In the past few months, there has been hardly any doubt that Adele’s sophomore album 21 would be the best-selling album of the year, but as the year closes, the sales numbers are turning out to be even higher than some analysts expected. While the album can’t be claimed as a savior for the continually struggling record industry, it has certainly helped it out this year.
For example, since the album, which was released in January 2011, has now sold 5.68 million copies, it is the first to sell over five million units since 2004. Usher claimed the last album to sell over five million copies – his record Confessions moved 7.9 million units. And in the week leading up to Christmas, sales of 21 soared again, with 399,000 copies sold. Not only is that number up 44 percent from the previous week, it marks the best-selling week for the album yet, even topping the 352,000 copies it sold its debut week 44 weeks ago.
Billboard magazine reports that the high sales this week make 21 only the 14th album since 1991 to have at least 100,000 sales in at least 30 weeks. 1991 is used as the marker since that is when Nielsen SoundScan began tracking sales. The 30 weeks at 100,000-plus were not consecutive, but the worst sales week Adele had with 21 was the week of August 20 when the album sold 76,000 copies. The streak puts 21 in the company of such albums as Jagged Little Pill by Alanis Morissette, Cracked Rear View by Hootie and the Blowfish and the aforementioned Confessions by Usher, which racked up 33 weeks with over 100,000 sales. Many of the 14 albums on the list have gone on to become some of the best-selling albums of all time.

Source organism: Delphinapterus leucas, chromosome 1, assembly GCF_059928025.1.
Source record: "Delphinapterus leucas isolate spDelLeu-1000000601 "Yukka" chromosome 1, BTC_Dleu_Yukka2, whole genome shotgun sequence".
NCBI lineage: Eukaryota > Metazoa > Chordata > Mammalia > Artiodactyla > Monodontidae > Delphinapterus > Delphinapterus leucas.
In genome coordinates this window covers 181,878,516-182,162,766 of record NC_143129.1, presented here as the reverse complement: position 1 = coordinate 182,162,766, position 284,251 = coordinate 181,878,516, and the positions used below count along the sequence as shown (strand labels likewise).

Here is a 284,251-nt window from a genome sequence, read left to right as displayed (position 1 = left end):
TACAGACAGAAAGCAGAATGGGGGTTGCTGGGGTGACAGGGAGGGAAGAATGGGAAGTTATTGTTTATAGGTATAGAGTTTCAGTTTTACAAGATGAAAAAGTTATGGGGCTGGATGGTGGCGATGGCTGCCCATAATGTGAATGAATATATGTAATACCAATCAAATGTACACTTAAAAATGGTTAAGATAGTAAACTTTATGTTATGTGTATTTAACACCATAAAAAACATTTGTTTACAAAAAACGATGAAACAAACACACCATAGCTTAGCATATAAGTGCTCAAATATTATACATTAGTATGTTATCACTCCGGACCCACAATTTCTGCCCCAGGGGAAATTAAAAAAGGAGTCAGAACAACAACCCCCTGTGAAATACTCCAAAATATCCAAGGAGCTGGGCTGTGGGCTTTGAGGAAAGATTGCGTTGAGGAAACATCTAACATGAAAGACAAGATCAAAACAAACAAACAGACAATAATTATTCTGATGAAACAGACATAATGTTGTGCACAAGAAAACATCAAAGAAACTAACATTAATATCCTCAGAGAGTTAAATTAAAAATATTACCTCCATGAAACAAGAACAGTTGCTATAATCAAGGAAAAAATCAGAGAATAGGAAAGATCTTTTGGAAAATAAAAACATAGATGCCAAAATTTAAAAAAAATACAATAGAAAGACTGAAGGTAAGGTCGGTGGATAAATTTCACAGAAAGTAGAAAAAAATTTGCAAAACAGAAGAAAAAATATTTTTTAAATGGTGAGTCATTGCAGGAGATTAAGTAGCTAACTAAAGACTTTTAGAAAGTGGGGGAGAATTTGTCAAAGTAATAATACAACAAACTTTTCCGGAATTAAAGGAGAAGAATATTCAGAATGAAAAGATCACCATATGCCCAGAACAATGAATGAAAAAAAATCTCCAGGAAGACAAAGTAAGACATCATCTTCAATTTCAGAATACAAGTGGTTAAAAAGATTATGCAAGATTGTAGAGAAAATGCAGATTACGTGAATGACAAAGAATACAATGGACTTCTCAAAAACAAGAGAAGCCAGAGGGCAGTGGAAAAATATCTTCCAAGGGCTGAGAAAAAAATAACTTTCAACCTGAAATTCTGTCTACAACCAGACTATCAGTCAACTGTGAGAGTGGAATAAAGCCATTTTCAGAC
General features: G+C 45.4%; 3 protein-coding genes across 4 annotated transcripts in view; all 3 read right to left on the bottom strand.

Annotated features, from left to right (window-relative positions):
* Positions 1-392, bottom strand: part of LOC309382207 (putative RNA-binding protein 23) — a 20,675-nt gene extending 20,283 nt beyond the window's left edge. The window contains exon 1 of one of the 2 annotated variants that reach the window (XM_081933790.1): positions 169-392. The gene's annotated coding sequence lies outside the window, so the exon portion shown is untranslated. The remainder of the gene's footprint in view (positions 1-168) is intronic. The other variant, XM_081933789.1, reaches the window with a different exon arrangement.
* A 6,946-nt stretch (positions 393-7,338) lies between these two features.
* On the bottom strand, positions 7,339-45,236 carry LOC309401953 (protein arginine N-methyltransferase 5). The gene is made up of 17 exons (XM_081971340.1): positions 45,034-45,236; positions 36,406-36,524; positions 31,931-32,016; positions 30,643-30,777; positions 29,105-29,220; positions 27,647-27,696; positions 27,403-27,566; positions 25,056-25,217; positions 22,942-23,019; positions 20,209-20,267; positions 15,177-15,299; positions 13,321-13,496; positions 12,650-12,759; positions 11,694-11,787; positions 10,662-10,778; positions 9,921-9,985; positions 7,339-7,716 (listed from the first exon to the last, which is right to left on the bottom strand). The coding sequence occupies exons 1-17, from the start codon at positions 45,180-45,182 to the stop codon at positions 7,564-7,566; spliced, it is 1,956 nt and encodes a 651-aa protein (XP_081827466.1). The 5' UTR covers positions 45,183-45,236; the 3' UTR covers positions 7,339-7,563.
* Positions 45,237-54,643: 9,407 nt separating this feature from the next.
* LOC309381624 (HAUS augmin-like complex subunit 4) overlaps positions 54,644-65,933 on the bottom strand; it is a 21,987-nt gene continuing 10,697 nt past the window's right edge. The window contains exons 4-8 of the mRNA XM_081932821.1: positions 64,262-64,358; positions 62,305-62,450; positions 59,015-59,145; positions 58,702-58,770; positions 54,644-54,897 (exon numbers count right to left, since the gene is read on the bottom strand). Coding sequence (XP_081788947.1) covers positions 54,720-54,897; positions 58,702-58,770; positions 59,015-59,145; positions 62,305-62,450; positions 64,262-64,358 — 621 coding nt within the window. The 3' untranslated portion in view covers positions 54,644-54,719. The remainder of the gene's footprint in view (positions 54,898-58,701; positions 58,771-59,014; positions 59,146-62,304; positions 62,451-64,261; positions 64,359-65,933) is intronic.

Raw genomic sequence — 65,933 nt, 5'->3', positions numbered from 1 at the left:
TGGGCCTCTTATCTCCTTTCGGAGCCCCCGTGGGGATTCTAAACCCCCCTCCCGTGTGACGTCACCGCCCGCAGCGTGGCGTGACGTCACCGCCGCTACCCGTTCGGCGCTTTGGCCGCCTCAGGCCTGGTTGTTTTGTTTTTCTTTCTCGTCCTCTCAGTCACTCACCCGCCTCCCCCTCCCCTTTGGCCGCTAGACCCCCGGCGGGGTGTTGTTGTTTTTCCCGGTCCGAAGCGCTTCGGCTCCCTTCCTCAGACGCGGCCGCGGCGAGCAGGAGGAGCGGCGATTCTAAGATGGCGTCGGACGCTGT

But this news isn’t all just about Adele. Though she’s at the top of the pack, the entire music industry looks to be breathing a (slight) sigh of relief this year. Overall music sales are expected to be up three percent for 2011. Probably not coincidentally, the last time music sales were up that much was also in 2004. Additionally, though a one percent drop in digital downloads in 2010 worried a record industry continually concerned about illegal downloads, those digital sales were up nearly ten percent in 2011. One of the forces behind that number was Lady Gaga.
Amazon.com announced a special during the first week of sales for Lady Gaga’s second album, Born This Way, that would charge customer’s only 99 cents for the entire album when they purchased it on the site. The price was only good for two days, but during that time 443,000 copies were sold at the discounted price. The sales boost prompted Billboard to amend the rules on how album sales factored into Billboard chart placement.
Last year was also good to Michael Buble, who will likely have the second best-selling album in the country. Though it wasn’t released until October (21 was released in January), his Christmas album has already racked up 2.43 million sales with one more week to go. Of course, being a holiday album, it’s unlikely Christmas will reach the 30-weeks of 100,000-plus mark Adele achieved, though she may not be done yet. The third single from 21, finally reached the top 10 of the Billboard Top 100 singles chart last week.